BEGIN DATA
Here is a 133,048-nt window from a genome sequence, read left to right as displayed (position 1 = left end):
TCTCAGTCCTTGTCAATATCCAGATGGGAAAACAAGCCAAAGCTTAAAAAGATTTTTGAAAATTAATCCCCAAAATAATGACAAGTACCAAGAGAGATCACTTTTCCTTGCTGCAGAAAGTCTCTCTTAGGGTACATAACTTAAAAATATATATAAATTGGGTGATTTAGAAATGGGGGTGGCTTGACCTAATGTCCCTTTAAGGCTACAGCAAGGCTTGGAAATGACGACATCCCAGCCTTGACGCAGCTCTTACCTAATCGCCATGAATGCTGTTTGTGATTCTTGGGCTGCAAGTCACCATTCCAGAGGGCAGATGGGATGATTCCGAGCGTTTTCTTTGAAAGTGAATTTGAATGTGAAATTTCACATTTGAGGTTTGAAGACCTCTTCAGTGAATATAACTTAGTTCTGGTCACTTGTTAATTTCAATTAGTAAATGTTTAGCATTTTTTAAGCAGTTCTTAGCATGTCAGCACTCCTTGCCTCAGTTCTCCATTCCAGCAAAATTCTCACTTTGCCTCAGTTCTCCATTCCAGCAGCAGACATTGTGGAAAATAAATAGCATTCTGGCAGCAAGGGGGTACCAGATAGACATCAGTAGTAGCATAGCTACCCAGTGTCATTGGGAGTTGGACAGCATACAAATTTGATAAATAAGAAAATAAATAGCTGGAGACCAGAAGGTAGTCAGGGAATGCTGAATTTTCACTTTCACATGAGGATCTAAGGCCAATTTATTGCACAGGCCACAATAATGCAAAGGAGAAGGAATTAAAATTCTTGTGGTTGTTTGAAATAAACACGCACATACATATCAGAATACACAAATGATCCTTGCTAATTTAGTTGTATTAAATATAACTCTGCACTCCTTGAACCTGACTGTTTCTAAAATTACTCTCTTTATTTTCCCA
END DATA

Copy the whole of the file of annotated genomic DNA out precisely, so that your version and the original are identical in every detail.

Here is a 133,048-nt window from a genome sequence, read left to right as displayed (position 1 = left end):
TCTCAGTCCTTGTCAATATCCAGATGGGAAAACAAGCCAAAGCTTAAAAAGATTTTTGAAAATTAATCCCCAAAATAATGACAAGTACCAAGAGAGATCACTTTTCCTTGCTGCAGAAAGTCTCTCTTAGGGTACATAACTTAAAAATATATATAAATTGGGTGATTTAGAAATGGGGGTGGCTTGACCTAATGTCCCTTTAAGGCTACAGCAAGGCTTGGAAATGACGACATCCCAGCCTTGACGCAGCTCTTACCTAATCGCCATGAATGCTGTTTGTGATTCTTGGGCTGCAAGTCACCATTCCAGAGGGCAGATGGGATGATTCCGAGCGTTTTCTTTGAAAGTGAATTTGAATGTGAAATTTCACATTTGAGGTTTGAAGACCTCTTCAGTGAATATAACTTAGTTCTGGTCACTTGTTAATTTCAATTAGTAAATGTTTAGCATTTTTTAAGCAGTTCTTAGCATGTCAGCACTCCTTGCCTCAGTTCTCCATTCCAGCAAAATTCTCACTTTGCCTCAGTTCTCCATTCCAGCAGCAGACATTGTGGAAAATAAATAGCATTCTGGCAGCAAGGGGGTACCAGATAGACATCAGTAGTAGCATAGCTACCCAGTGTCATTGGGAGTTGGACAGCATACAAATTTGATAAATAAGAAAATAAATAGCTGGAGACCAGAAGGTAGTCAGGGAATGCTGAATTTTCACTTTCACATGAGGATCTAAGGCCAATTTATTGCACAGGCCACAATAATGCAAAGGAGAAGGAATTAAAATTCTTGTGGTTGTTTGAAATAAACACGCACATACATATCAGAATACACAAATGATCCTTGCTAATTTAGTTGTATTAAATATAACTCTGCACTCCTTGAACCTGACTGTTTCTAAAATTACTCTCTTTATTTTCCCA